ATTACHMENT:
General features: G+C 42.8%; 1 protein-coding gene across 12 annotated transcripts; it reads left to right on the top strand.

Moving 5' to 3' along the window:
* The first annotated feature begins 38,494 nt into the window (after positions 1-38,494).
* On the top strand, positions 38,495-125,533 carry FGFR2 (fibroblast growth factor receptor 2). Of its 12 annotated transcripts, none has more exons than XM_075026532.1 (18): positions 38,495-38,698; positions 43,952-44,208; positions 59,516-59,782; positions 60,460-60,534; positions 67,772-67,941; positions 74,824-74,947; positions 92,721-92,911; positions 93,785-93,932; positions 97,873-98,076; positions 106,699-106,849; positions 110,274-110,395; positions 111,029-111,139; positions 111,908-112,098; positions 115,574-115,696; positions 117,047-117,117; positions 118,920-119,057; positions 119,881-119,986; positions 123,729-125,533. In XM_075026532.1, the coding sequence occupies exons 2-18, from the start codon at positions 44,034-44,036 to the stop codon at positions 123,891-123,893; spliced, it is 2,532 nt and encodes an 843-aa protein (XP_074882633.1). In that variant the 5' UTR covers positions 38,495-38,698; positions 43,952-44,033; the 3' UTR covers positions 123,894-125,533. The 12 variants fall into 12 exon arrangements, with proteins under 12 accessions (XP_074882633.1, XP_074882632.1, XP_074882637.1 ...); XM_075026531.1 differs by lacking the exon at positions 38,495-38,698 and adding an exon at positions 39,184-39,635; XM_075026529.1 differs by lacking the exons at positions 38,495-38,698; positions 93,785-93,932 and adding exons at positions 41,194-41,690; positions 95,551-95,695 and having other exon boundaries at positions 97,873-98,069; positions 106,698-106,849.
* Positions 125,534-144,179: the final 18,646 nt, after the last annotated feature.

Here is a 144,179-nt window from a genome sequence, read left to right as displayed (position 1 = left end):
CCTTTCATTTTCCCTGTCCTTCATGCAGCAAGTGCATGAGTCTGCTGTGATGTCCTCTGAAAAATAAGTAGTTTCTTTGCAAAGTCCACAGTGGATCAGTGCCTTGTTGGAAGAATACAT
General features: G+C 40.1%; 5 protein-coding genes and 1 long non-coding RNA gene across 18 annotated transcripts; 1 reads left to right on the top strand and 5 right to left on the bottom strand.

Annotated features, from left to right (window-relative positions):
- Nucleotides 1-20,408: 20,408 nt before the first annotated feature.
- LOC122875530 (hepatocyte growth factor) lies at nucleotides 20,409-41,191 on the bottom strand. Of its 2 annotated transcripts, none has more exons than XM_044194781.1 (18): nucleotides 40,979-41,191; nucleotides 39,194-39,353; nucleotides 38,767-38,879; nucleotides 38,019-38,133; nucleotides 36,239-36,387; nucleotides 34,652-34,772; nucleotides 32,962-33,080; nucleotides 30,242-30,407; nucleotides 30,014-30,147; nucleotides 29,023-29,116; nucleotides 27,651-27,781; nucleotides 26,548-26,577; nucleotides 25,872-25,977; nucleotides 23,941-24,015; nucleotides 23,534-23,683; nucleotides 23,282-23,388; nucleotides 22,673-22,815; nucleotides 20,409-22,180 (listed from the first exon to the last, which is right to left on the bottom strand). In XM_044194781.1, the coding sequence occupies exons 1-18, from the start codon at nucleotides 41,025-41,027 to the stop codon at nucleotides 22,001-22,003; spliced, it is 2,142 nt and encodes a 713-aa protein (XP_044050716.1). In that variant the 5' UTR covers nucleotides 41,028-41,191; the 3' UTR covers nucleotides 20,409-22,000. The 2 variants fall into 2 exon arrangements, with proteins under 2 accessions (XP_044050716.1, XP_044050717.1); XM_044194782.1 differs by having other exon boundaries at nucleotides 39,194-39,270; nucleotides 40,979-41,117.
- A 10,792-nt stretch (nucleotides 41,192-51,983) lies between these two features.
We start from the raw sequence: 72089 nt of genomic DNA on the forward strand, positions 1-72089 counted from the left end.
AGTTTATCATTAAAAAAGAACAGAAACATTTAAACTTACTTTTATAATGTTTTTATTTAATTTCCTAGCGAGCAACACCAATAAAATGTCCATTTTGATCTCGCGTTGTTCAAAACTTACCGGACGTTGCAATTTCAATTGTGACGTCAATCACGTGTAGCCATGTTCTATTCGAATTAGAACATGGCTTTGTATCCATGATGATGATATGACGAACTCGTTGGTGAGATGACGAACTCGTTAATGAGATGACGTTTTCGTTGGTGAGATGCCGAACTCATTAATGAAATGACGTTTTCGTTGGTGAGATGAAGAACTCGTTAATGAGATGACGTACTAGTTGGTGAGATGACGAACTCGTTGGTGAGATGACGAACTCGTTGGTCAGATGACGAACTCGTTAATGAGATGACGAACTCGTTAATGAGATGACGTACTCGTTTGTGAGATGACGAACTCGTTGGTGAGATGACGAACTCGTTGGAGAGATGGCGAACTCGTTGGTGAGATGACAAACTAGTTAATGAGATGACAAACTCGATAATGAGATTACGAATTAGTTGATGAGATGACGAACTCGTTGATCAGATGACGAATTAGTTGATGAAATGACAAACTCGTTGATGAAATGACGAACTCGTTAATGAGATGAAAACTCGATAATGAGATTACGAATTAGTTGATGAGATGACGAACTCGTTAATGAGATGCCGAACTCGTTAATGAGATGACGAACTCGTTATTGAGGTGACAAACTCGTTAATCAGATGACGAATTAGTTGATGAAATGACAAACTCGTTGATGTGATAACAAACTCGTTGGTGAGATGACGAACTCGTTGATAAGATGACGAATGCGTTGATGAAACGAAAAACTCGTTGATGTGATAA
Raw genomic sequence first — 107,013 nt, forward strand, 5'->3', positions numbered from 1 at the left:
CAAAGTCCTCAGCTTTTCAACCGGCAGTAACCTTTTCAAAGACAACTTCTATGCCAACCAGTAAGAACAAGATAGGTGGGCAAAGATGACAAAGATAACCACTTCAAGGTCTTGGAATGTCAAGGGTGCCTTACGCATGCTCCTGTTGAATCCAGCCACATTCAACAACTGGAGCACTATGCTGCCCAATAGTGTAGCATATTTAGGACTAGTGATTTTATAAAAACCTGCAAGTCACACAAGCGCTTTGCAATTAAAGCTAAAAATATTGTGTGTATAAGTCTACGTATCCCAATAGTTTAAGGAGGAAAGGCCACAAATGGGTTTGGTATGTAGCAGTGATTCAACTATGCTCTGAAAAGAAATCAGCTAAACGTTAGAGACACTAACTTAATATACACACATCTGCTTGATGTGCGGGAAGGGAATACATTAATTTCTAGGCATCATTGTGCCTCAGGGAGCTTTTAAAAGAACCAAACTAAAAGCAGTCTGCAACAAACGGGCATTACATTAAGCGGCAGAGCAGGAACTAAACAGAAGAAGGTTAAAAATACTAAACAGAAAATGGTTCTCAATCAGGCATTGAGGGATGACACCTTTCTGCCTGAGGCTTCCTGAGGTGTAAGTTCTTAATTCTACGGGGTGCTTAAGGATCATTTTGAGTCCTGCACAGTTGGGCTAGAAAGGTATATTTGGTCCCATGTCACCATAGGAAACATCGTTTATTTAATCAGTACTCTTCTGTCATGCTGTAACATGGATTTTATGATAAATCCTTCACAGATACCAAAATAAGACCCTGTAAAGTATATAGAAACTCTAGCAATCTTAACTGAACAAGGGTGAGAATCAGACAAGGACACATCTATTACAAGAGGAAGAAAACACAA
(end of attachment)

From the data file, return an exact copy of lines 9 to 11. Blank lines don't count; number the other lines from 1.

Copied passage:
Annotated features, from left to right (window-relative positions):
- Nucleotides 1-20,408: 20,408 nt before the first annotated feature.
- LOC122875530 (hepatocyte growth factor) lies at nucleotides 20,409-41,191 on the bottom strand. Of its 2 annotated transcripts, none has more exons than XM_044194781.1 (18): nucleotides 40,979-41,191; nucleotides 39,194-39,353; nucleotides 38,767-38,879; nucleotides 38,019-38,133; nucleotides 36,239-36,387; nucleotides 34,652-34,772; nucleotides 32,962-33,080; nucleotides 30,242-30,407; nucleotides 30,014-30,147; nucleotides 29,023-29,116; nucleotides 27,651-27,781; nucleotides 26,548-26,577; nucleotides 25,872-25,977; nucleotides 23,941-24,015; nucleotides 23,534-23,683; nucleotides 23,282-23,388; nucleotides 22,673-22,815; nucleotides 20,409-22,180 (listed from the first exon to the last, which is right to left on the bottom strand). In XM_044194781.1, the coding sequence occupies exons 1-18, from the start codon at nucleotides 41,025-41,027 to the stop codon at nucleotides 22,001-22,003; spliced, it is 2,142 nt and encodes a 713-aa protein (XP_044050716.1). In that variant the 5' UTR covers nucleotides 41,028-41,191; the 3' UTR covers nucleotides 20,409-22,000. The 2 variants fall into 2 exon arrangements, with proteins under 2 accessions (XP_044050716.1, XP_044050717.1); XM_044194782.1 differs by having other exon boundaries at nucleotides 39,194-39,270; nucleotides 40,979-41,117.